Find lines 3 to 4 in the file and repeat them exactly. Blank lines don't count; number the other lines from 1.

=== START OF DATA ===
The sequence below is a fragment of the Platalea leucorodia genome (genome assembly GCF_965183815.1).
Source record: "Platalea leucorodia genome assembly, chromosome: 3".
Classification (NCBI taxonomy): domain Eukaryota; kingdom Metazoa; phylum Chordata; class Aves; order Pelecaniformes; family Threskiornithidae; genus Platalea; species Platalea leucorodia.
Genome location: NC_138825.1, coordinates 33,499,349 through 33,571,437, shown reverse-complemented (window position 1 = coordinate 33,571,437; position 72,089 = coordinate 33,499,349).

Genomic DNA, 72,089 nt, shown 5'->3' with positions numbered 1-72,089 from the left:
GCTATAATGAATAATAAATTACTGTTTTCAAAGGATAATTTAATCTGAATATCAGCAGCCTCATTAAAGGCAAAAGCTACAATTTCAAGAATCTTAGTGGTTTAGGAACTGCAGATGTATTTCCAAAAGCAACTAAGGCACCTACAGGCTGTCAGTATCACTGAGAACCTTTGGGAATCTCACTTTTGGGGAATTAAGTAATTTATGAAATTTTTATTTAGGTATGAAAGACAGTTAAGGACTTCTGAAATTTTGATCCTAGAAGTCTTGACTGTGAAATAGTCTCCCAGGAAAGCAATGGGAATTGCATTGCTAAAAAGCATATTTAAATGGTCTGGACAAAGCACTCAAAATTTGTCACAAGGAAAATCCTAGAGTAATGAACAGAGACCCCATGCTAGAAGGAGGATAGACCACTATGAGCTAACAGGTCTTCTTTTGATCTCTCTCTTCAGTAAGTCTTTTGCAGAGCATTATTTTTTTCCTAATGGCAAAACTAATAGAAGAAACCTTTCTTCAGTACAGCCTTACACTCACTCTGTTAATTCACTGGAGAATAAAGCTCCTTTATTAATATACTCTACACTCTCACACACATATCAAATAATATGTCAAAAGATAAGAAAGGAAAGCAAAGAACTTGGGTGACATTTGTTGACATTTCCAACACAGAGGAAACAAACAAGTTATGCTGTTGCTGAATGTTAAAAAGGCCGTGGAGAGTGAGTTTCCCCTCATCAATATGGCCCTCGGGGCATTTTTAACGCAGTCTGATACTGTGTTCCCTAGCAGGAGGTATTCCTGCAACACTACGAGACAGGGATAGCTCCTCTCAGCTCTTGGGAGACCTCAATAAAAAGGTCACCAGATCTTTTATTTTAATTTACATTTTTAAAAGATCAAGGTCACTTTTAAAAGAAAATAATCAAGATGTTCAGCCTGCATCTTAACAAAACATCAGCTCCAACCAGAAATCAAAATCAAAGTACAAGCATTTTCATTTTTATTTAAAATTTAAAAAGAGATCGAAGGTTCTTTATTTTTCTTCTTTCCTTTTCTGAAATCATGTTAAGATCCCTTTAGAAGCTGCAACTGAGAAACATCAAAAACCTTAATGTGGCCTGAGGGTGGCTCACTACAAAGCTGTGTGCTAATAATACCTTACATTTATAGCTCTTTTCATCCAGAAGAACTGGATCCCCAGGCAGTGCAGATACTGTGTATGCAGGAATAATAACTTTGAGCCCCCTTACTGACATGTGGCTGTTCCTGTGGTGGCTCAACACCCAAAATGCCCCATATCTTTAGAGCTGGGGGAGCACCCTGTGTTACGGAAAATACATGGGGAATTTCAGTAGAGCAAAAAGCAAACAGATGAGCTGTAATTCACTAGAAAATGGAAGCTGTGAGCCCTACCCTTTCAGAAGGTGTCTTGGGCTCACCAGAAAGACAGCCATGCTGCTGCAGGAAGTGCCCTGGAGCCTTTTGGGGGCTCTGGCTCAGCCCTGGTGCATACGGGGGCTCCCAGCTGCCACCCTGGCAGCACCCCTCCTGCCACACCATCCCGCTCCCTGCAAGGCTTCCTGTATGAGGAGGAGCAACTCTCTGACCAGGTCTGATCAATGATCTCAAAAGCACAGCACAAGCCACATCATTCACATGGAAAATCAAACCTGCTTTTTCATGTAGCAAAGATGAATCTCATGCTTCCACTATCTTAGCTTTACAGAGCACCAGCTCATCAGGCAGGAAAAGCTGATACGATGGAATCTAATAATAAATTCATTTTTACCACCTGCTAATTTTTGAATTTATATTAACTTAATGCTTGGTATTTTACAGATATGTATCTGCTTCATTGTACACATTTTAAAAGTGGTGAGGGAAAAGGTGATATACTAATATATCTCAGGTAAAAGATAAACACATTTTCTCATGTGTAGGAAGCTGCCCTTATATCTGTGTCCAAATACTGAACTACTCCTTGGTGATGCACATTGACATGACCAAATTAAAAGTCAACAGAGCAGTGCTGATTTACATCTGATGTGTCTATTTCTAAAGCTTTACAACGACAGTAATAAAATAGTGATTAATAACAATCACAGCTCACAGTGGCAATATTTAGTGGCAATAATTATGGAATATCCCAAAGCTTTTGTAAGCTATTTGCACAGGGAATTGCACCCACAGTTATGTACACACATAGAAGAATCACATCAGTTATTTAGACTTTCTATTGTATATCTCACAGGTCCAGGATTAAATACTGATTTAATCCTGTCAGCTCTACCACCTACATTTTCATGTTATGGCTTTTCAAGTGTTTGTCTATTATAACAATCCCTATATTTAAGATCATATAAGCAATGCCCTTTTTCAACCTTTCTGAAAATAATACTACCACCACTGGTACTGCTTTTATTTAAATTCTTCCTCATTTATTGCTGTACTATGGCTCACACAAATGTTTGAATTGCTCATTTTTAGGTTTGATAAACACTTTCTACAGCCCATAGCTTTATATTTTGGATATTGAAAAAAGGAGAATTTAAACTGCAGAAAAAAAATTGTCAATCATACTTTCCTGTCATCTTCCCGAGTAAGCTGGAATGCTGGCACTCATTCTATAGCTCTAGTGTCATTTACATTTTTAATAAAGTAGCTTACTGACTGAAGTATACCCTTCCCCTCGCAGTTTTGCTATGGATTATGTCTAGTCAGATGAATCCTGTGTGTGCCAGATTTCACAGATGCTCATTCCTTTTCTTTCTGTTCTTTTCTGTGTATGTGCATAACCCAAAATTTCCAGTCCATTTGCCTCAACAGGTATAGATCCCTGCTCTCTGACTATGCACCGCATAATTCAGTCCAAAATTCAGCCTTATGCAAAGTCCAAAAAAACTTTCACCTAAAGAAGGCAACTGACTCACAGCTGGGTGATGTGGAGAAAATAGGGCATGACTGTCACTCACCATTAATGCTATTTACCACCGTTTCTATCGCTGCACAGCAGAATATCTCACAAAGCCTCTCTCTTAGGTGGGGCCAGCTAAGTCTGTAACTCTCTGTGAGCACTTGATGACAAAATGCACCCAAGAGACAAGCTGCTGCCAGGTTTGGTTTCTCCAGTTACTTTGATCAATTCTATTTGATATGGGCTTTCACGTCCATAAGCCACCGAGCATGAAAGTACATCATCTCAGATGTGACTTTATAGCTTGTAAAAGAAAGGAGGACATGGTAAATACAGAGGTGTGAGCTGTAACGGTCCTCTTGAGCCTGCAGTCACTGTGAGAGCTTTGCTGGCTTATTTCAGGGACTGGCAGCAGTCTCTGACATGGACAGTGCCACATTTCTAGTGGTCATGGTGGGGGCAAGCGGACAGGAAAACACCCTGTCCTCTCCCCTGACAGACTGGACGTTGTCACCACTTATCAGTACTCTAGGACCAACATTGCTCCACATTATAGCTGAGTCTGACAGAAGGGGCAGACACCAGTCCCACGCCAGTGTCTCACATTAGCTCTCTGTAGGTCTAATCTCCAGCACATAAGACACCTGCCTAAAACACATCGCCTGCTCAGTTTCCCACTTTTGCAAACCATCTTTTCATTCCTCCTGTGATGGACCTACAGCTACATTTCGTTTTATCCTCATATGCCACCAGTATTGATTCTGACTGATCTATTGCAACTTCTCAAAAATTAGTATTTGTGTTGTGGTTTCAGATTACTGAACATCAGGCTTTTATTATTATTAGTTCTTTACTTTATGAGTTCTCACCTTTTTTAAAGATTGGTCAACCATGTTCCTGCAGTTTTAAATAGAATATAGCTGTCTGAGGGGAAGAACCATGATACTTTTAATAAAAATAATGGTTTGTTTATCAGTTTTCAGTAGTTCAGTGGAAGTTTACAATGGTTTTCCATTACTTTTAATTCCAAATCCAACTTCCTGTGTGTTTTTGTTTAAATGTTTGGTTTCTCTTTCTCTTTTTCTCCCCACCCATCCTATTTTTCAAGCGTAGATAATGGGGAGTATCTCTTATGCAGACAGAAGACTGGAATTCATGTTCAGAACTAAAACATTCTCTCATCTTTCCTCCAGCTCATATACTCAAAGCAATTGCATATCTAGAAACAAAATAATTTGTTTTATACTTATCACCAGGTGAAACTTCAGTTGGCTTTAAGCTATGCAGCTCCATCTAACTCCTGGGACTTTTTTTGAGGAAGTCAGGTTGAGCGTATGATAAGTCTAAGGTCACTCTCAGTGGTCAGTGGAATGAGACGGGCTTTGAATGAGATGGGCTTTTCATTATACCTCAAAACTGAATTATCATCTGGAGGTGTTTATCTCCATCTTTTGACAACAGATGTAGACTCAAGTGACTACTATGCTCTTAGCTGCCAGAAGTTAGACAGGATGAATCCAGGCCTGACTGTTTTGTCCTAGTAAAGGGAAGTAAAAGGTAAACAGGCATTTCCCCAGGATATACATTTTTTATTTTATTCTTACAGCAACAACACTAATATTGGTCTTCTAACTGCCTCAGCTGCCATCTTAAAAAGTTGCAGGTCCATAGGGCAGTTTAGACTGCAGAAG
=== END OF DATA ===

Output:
Classification (NCBI taxonomy): domain Eukaryota; kingdom Metazoa; phylum Chordata; class Aves; order Pelecaniformes; family Threskiornithidae; genus Platalea; species Platalea leucorodia.
Genome location: NC_138825.1, coordinates 33,499,349 through 33,571,437, shown reverse-complemented (window position 1 = coordinate 33,571,437; position 72,089 = coordinate 33,499,349).